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Man builds message-receiving 'time machine'

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Stellaraxe
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« on: November 07, 2015, 01:55:44 am »

Man builds message-receiving 'time machine'
Posted on Tuesday, 3 November, 2015 |



Is it possible to receive messages from the future ? Image Credit: CC BY 2.0 aussiegall
A physics professor is constructing a time machine capable of picking up messages from the future.
When it comes to science fiction technologies, time travel is proving to be a tough nut to crack.

While the concept has featured heavily over the years in science fiction films and TV shows such as Back to the Future, Dr Who and Star Trek, most scientists subscribe to the belief that travelling backwards in time and interacting with past events is fundamentally impossible.

But what if instead of travelling in to the past you could simply send a message ?

This is the basis for a new machine being developed by Ronald Mallett, a physics professor at the University of Connecticut. Inspired by reading the H.G. Wells classic The Time Machine, Mallett is hoping to build a device that can pick up communications sent back from the future.

The contraption, which will cost an estimated $250,000 to build, could open the floodgates to a vast network of data being sent back in time for the people of the present to read and benefit from.

"By using a circulating beam of laser light, I have been able to mathematically show that this can lead to a twisting of space and time," he said.

Whether the finished device will ever actually pick anything up however remains to be seen.

   
Source: Discovery News
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Stellaraxe
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« Reply #1 on: November 07, 2015, 01:56:53 am »

http://news.discovery.com/tech/could-a-time-machine-deliver-messages-to-the-past-151102.htm
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Stellaraxe
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« Reply #2 on: November 07, 2015, 01:58:27 am »



You can’t get a text message from a friend if you don’t own a phone. And you can’t get a message from the future unless you have a machine capable of receiving it.

That’s exactly the kind of machine University of Connecticut physics professor Ronald Mallett has in mind.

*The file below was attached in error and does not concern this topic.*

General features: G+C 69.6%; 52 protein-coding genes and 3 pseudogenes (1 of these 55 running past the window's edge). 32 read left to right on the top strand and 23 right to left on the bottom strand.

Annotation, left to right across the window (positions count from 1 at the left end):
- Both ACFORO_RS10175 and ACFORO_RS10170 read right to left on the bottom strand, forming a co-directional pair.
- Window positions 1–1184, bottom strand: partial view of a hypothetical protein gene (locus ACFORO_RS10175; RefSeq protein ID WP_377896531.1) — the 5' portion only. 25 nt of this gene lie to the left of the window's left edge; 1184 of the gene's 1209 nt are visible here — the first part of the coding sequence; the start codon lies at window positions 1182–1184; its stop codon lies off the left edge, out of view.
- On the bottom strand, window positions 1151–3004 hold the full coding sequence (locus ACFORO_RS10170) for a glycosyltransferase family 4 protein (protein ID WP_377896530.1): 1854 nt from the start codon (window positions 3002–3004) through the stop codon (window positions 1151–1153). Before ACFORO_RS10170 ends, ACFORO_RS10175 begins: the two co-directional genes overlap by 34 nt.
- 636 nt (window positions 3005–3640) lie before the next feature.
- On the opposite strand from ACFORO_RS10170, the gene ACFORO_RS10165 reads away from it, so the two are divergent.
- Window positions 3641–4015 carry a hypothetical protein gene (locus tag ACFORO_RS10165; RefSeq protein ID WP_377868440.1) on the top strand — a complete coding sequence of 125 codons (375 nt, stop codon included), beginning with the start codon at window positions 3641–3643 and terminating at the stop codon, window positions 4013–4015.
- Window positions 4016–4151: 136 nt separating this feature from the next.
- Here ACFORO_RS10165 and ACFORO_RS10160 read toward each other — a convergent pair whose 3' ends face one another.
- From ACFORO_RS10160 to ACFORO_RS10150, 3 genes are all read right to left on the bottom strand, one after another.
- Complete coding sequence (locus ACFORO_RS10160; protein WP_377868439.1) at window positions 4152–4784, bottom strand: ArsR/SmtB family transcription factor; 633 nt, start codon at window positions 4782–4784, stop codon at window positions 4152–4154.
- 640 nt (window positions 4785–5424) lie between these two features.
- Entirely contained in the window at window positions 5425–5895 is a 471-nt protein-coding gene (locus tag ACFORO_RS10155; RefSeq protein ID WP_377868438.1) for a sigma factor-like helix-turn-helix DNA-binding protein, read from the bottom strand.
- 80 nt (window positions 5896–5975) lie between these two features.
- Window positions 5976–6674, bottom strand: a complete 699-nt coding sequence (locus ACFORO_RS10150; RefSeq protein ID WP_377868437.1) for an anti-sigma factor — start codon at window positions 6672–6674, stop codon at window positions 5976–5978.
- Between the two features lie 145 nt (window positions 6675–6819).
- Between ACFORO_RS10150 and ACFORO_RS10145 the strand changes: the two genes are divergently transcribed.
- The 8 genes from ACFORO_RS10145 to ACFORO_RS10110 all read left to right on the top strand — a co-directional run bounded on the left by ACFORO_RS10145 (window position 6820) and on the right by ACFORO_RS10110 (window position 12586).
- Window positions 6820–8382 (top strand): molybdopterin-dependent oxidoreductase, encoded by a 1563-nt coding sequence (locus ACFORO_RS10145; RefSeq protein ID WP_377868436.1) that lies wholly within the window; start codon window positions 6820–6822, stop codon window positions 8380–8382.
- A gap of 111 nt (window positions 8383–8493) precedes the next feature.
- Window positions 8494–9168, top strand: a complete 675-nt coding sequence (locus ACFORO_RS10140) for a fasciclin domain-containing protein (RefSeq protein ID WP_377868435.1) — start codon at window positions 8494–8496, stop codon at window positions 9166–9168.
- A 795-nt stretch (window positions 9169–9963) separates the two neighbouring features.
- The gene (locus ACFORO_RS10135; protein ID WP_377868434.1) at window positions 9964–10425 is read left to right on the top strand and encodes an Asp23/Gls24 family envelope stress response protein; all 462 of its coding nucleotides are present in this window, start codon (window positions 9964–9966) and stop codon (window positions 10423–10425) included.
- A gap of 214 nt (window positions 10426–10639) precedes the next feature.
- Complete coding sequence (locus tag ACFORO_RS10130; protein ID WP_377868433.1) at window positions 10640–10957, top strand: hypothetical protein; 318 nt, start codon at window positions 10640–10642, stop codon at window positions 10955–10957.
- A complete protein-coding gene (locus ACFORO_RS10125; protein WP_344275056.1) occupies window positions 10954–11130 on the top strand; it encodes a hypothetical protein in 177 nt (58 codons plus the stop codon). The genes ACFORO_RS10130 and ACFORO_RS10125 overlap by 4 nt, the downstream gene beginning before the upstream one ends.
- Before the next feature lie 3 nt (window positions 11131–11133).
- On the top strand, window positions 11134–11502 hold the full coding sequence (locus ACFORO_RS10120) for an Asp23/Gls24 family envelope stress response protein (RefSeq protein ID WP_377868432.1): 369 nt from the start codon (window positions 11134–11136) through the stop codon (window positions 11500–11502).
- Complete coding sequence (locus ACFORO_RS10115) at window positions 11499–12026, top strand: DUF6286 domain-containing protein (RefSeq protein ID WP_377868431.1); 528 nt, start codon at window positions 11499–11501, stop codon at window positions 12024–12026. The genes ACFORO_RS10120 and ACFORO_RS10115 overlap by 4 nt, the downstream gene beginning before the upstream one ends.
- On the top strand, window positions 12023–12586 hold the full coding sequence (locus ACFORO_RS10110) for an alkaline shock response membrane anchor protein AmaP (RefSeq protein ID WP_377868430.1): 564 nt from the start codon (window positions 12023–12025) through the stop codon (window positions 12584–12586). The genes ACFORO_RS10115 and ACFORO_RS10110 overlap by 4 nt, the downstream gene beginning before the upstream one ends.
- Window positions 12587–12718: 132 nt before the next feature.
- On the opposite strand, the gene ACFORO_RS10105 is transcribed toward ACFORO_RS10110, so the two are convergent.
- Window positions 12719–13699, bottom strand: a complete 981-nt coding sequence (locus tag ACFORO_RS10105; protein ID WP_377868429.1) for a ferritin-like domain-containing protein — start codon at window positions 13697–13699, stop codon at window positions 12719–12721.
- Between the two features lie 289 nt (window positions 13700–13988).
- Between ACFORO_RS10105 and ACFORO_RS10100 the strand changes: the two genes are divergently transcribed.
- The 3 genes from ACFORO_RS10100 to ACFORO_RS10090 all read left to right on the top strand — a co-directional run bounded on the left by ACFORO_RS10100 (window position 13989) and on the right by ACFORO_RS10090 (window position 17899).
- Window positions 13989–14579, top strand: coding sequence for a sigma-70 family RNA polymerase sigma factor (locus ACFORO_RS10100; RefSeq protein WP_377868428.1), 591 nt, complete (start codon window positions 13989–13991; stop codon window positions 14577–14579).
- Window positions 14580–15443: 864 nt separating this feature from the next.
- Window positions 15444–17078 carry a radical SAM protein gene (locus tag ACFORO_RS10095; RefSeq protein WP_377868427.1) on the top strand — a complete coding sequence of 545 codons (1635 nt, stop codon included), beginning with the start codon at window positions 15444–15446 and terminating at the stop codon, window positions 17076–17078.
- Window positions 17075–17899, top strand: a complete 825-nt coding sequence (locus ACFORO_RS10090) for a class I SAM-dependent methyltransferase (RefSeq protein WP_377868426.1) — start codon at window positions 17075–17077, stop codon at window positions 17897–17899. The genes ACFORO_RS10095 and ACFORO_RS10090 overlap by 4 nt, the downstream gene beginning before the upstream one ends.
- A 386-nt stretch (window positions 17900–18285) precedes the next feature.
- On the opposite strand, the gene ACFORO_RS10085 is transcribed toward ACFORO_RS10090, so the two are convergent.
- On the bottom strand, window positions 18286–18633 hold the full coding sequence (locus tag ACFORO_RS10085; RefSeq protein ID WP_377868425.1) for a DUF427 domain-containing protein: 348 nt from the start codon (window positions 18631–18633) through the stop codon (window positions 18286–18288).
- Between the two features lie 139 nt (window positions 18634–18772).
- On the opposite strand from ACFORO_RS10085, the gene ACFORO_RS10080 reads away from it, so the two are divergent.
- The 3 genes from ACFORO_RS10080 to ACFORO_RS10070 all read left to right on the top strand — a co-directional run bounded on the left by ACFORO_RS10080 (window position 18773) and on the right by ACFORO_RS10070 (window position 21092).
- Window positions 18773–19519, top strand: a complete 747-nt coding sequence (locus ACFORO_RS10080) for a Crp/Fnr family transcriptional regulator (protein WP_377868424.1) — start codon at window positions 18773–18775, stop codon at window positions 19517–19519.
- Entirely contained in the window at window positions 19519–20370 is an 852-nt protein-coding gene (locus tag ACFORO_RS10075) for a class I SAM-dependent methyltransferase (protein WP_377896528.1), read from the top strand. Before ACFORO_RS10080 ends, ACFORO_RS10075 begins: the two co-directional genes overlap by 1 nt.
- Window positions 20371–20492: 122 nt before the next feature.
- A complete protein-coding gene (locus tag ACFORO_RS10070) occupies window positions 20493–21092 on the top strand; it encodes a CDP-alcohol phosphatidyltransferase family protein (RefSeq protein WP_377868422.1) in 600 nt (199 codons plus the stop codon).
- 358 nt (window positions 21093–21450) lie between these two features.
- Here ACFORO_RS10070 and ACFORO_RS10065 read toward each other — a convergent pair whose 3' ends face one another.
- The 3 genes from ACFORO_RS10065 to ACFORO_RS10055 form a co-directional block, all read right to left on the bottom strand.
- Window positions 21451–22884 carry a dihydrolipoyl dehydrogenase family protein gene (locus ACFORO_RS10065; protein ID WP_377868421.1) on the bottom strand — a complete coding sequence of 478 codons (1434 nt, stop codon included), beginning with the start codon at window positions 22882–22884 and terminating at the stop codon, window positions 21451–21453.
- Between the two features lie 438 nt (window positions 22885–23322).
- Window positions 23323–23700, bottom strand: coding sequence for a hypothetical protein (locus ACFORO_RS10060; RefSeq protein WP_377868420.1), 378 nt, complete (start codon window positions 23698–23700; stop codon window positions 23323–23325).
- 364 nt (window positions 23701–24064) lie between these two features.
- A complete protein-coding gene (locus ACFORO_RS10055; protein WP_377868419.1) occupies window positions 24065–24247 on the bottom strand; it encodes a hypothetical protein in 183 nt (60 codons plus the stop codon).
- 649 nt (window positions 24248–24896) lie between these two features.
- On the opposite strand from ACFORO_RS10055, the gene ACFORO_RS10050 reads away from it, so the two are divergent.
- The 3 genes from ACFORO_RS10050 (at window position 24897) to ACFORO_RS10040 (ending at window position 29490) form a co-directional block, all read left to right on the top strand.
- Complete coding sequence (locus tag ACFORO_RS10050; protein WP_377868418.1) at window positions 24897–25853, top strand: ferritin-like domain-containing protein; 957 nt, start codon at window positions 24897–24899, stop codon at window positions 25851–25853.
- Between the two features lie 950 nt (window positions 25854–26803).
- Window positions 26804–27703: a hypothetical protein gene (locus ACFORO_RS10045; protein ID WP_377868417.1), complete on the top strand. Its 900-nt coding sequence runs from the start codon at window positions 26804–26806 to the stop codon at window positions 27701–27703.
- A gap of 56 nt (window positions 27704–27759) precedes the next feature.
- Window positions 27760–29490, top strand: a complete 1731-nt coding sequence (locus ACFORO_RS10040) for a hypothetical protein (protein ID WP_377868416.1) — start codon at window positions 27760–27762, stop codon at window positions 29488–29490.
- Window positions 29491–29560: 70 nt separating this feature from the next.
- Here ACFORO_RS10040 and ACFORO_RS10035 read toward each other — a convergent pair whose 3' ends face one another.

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For years Mallett kept his time travel research a secret. He told the Hartford Courant that his father’s death in 1955 from a heart attack and reading the H.G. Wells’ novel “The Time Machine” first inspired him to study time travel. As a child he wanted to go back in time and save his dad.

While he’s said that kind of physical time travel isn’t possible, Mallett does think he could build a time machine that can receive messages from our descendants — children who aren’t born yet. Future generations could use Mallett’s machine to get in touch, which means as soon as we plugged in the machine, we could get a message.

Strangely, the more I read about the man’s ideas, the less crazy they sound.

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Riffing on Einstein’s work and the U.S. Naval Observatory’s flying clocks experiment, Mallett theorizes that light can alter time. “By using a circulating beam of laser light, I have been able to mathematically show that this can lead to a twisting of space and time,” he told Langley. A stream of neutron spins could transmit binary code back to the past.

The caveats: Messages would only go one way into the past. And they couldn’t be sent to any time before the machine exists.

Mallett estimated that his design for a machine that would use lasers to twist time would cost around $250,000 to build. Other physicists including Ken Olum at Tufts and Columbia University’s Brian Greene have been rightly skeptical. But Green told TechRadar he hopes the man succeeds anyway.

Brian Cox: Time Travel is Easy! Kinda

If this whole thing sounds ripe for the big screen, it’s no surprise that Spike Lee is writing a script based on Mallett’s autobiography. Meanwhile, $250K doesn’t seem like that much dough to receive a message from the future. Unless, of course, the message just says, “Check your connection and try again later.”

via Tech Radar
Tags time machine time physics einstein Tech
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Derek
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« Reply #3 on: November 09, 2015, 12:43:54 am »